Tuesday, 31 December 2013

Gusty Golden circle!

We arrived at our apartment in Laugarvatn after dark, driving en route through Thingvellir National Park and were pleasantly surprised at how nice and large it was, with a great location overlooking a large frozen lake. Similar to Grundarfjordur the village of Laugarvatn is small with less than 1000 inhabitants. Nestled at the base of a small mountain and close to many of the main 'attractions' of the 'Golden Circle'

That night we kept a check on the skies above but again the sky was cloaked in heavy cloud. In the morning we woke to crazy winds, in excess of 50mph and decided to head back to Geysir and Gulfoss waterfall. Both places that we had visited in warmer climes back in 2012.

The sun barely managed to cast light through the thick and with such high winds on occasions as the Geysir spouted it blew the hot steam in many directions and to some unsuspecting tourists provided a shower of hot sulpher scented water! As the winds peaked to a point that it practically knocked you off your feet and so we decided it was time to head off to Gulfoss waterfall, just another 20 minute drive away.

Unlike our visit in September 2012 there was no spray visible from this mighty waterfall as we approached, and fortunately unlike 2012 no rain!

We were met with perilous icy steps that guided us down to the falls. Turning the corner for our first view we were met with a huge wall of frozen water, with just a minimal waterflow in some parts of the waterfall.

What an incredible sight, to see such an immense area frozen, with huge icicles sculptured into beautiful works of natural art. Even though it was mostly frozen it by no means comprimised its beauty, and a great contrast to see how the huge glacial flow changed through the Icelandic seasons.

Before we all turned ourselves to icicles from the bracing cold icy wind we headed back to our apartment and wandered what the evening may bring. The outlook did not look good for aurora as the heavy clouds started to bring snow and so Angela and I consoled ourselves with a couple of glasses of Amarula, while Andy decided to abstain. It turned out this was a good decision..........




So close yet so far!!!

On our last evening at Hotel Framnes we were again hindered by thick cloud and sadly no aurora activity, indeed disappointing but as there is little you can do to affect either we all remained bouyant and in good spirits. The next morning we were due to leave Grundarfjordur early to make our way to the small village of Laugarvatn in the 'Golden Circle'. However, as we came down to breakfast the hotel staff advised us that they were going to run an Orca watching trip at 11am. Needless to say after our trip the day before was cancelled it didn't take long before we made a rapid change of plan and decided to abandon an early departure and booked ourselves on the trip. We suited up with thick heavy overalls provided by Laki tours and waddled our way to the boat. It was still bitterly cold, but the wind had dropped and the skies for the first time crisp and clear as we boarded the small vessel that took only 30 passengers, on this tour just 18 others joined us making a total of 21 passengers on board.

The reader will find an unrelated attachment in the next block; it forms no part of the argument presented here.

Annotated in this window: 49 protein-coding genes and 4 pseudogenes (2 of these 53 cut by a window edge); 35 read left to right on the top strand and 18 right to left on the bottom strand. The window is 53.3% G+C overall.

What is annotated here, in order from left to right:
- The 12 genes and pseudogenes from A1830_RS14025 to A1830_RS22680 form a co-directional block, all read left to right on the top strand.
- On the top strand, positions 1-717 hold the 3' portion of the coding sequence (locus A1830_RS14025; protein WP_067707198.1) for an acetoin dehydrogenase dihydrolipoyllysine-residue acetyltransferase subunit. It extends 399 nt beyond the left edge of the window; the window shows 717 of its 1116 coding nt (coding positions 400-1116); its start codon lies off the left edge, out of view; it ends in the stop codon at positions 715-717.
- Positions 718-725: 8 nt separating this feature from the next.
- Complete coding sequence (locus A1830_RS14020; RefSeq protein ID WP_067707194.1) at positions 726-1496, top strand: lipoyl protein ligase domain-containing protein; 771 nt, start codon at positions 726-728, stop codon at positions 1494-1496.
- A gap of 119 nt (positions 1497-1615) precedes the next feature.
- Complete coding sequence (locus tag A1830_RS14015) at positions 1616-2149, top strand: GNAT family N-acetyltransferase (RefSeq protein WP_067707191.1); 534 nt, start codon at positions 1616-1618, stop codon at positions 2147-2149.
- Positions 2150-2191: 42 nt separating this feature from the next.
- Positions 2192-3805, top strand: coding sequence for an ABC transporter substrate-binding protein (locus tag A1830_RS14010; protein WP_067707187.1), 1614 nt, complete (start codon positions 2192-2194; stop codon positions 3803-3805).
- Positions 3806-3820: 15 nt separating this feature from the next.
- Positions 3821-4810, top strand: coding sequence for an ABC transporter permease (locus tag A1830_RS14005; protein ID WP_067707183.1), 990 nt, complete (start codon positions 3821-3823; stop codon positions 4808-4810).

As we started making our way out to sea the captain advised that we were headed to a nearby fjord, where orcas had been spotted already that morning by local fisherman. A ripple of excitment came from all on board as we headed out of the harbour. This was our first opportunity to get a really good view of the mountains that surrounded this lovely little village. The tops of the jagged peaks were revealed and the sight was quite something against the blue sky, where the sun just about poked high enough to cast a beautiful light over the stunning white giants that towered over Grundarfjordur.

It was only around 20 minutes into the voyage that we started to notice the seas becoming far more choppy, the swell seemed to be increasing. As we had left the harbour it was inevitable that we would enter less sheltered waters. However, the boat seemed to list rather precariously as it cut through a swell that seemed to grow minute by minute. Already one or two on board had fallen victim to the undulating waves and were turning green and sadly already seeing their breakfast again!

Despite this we were distracted by the prospect of orcas and our slight concern over the increasing rough waters was well averted when suddenly Angela spotted a fin, shrieking with excitement in the meantime!!! Although not an Orca we soon saw that one fin became several, then a small pod of dolphins appeared and came hurtling toward the boat. We could see they were white beaked dolphins and for a very short time they swam alongside the boat, riding the bow wave with speed and agility that was a sight to behold. Their movement too fast to capture any images (added to the fact that it was near on impossible to hold the camera steady in such rough seas!) but a fantastic sight even so.

As the dolphins left us after a few minutes we suddenly realised our course had changed, no longer did we appear to be heading in the direction of where the orcas had been sighted earlier. Our fears were confirmed when a crew member advised that the seas were just too rough to continue any further and that we were heading back into more sheltered waters. This was disappointing, we had come so close to seeing orcas in Iceland but no sighting is ever worth putting 21 passengers in jeopardy. Despite this once we had ventured back in calmer seas we continued to search for more marine mammals and took in the beautiful scenery. We were not lucky to see any cetaceans but it had been a enjoyable boat ride and we were pleased to have seen the dolphins.